Encyc is a free, general-interest encyclopedia written by volunteers using collaborative "wiki" software. It was founded in January 2008 by an anonymous user calling himself, "Emperor", who later changed his user name to "Auggie".   As of April 2016 it had just over 5,200 articles. 
Encyc's founder asserts that he loves Wikipedia, and uses it all the time. However, there is a need for more than one wiki encyclopedia. Encyc users state that they make the internet a more diverse and interesting place. One big website tends to get homogenized, whereas a bunch of little ones can bring unique perspectives. 
Nature of the project
Encyc is "a kinder, gentler wiki encyclopedia." Very few users are blocked or banned, and new articles are usually welcome. 
The project was roundly panned on Wikipedia, Wikipedia Review, and Wikipediocracy. Common criticisms were that it was poorly managed, run by an anonymous person, and that it needed to focus on a specialty topic in order to be able to compete with Wikipedia.
However, in its many years of existence it has been used by scholars such as Dariusz Jemielniak, who quoted from Encyc in his book, Common Knowledge: An Ethnography of Wikipedia .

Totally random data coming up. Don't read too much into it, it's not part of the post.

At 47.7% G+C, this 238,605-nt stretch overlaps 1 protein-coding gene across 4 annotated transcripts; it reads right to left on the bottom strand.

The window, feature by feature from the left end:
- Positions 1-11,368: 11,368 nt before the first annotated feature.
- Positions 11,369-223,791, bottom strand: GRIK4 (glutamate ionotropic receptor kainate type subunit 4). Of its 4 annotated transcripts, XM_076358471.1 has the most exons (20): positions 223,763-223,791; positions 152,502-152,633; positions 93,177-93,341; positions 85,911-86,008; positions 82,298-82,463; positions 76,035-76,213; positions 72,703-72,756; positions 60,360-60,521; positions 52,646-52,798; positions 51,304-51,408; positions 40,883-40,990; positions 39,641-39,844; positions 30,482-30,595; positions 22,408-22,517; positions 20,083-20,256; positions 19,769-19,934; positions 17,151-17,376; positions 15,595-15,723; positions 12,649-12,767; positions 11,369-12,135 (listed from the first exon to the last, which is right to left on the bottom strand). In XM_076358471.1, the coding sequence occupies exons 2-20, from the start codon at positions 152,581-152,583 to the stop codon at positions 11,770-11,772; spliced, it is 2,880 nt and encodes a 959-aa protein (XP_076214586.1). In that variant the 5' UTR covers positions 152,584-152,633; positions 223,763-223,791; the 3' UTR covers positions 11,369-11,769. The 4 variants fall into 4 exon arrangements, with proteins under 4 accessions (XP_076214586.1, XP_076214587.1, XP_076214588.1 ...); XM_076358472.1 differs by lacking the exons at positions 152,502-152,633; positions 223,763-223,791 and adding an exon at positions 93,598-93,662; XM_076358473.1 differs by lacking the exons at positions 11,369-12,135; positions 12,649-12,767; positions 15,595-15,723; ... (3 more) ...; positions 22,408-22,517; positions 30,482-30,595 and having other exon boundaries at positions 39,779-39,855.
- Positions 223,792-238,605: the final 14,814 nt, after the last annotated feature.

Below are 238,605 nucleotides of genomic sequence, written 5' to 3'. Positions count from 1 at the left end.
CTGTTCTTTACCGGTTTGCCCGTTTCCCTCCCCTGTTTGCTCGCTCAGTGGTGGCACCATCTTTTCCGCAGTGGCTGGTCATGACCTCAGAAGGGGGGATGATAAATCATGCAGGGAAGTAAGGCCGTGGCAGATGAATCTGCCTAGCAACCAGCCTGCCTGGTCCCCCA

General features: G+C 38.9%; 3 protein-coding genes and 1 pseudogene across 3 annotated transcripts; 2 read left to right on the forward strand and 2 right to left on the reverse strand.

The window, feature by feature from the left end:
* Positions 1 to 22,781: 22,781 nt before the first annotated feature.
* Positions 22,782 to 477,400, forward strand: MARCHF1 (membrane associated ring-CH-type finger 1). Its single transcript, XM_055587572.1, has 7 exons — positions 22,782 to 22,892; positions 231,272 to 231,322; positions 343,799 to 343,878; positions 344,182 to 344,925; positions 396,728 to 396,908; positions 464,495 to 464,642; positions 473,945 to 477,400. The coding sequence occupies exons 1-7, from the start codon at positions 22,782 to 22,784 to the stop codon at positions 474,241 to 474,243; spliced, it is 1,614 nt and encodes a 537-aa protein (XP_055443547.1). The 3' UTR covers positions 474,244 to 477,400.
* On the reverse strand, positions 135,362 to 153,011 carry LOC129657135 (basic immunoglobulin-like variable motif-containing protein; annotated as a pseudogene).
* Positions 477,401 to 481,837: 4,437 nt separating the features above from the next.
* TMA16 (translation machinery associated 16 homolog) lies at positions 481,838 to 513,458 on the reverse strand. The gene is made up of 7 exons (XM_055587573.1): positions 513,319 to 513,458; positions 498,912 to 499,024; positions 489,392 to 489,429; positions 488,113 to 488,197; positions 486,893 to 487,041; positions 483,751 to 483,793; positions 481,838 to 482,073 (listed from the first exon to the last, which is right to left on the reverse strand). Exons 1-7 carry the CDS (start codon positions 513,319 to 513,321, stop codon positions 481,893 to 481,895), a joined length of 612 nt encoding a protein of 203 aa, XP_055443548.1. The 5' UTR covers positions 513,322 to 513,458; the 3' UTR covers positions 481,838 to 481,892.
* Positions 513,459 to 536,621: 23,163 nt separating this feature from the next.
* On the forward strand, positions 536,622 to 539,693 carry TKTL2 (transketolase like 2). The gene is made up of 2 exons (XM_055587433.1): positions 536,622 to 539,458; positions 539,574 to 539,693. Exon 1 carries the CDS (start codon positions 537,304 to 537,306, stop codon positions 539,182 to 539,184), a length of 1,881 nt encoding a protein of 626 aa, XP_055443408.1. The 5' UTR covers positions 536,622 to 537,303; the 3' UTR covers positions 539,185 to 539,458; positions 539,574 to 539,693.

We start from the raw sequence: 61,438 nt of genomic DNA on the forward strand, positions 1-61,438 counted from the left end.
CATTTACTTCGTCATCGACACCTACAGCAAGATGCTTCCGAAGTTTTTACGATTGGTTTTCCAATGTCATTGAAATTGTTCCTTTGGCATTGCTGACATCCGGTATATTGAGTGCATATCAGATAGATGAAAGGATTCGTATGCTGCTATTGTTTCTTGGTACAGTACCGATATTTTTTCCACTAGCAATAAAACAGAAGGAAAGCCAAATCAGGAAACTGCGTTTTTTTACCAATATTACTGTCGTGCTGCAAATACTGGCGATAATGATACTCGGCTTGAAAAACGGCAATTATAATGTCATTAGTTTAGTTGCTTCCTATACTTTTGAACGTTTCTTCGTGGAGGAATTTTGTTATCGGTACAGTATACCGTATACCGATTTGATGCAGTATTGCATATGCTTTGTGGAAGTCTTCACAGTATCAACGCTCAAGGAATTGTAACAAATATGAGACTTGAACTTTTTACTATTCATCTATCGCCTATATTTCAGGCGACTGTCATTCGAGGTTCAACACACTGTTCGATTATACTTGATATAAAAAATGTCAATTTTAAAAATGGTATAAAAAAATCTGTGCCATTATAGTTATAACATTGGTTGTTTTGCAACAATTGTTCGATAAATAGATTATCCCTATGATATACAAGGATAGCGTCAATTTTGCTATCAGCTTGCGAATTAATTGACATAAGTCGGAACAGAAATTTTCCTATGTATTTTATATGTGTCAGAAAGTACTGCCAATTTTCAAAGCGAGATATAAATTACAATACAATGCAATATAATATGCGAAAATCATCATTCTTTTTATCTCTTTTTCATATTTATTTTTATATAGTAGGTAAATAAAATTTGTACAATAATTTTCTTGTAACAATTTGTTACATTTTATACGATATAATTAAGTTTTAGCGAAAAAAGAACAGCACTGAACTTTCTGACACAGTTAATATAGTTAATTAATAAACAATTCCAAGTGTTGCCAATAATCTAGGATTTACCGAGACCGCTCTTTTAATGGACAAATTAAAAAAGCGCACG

Contrast to Wikipedia
Encyc has many fewer articles, and less traffic. Encyc has fewer templates and regulations. Overall there are fewer reverts and more edits stand as they are made.
- Common Knowledge?: An Ethnography of Wikipedia , by Dariusz Jemielniak. Stanford University Press. p53, 278. ISBN 0804791201, 9780804791205. May 14, 2014.
- Genre Analysis of Online Encyclopedias: The Case of Wikipedia , by Anna Tereszkiewic. Wydawnictwo UJ. p241. ISBN 8323328137, 9788323328131. 2013.
- Konidaris, Dimitrios N. "Social recommendations production at online e-learning platform using web 2.0 technologies." (2015). (translated from Κονιδάρης, Δημήτριος Ν. "Παραγωγή κοινωνικών συστάσεων σε διαδικτυακή πλατφόρμα ηλεκτρονικής μάθησης με χρήση τεχνολογιών web 2.0." (2015). using Google Translate.)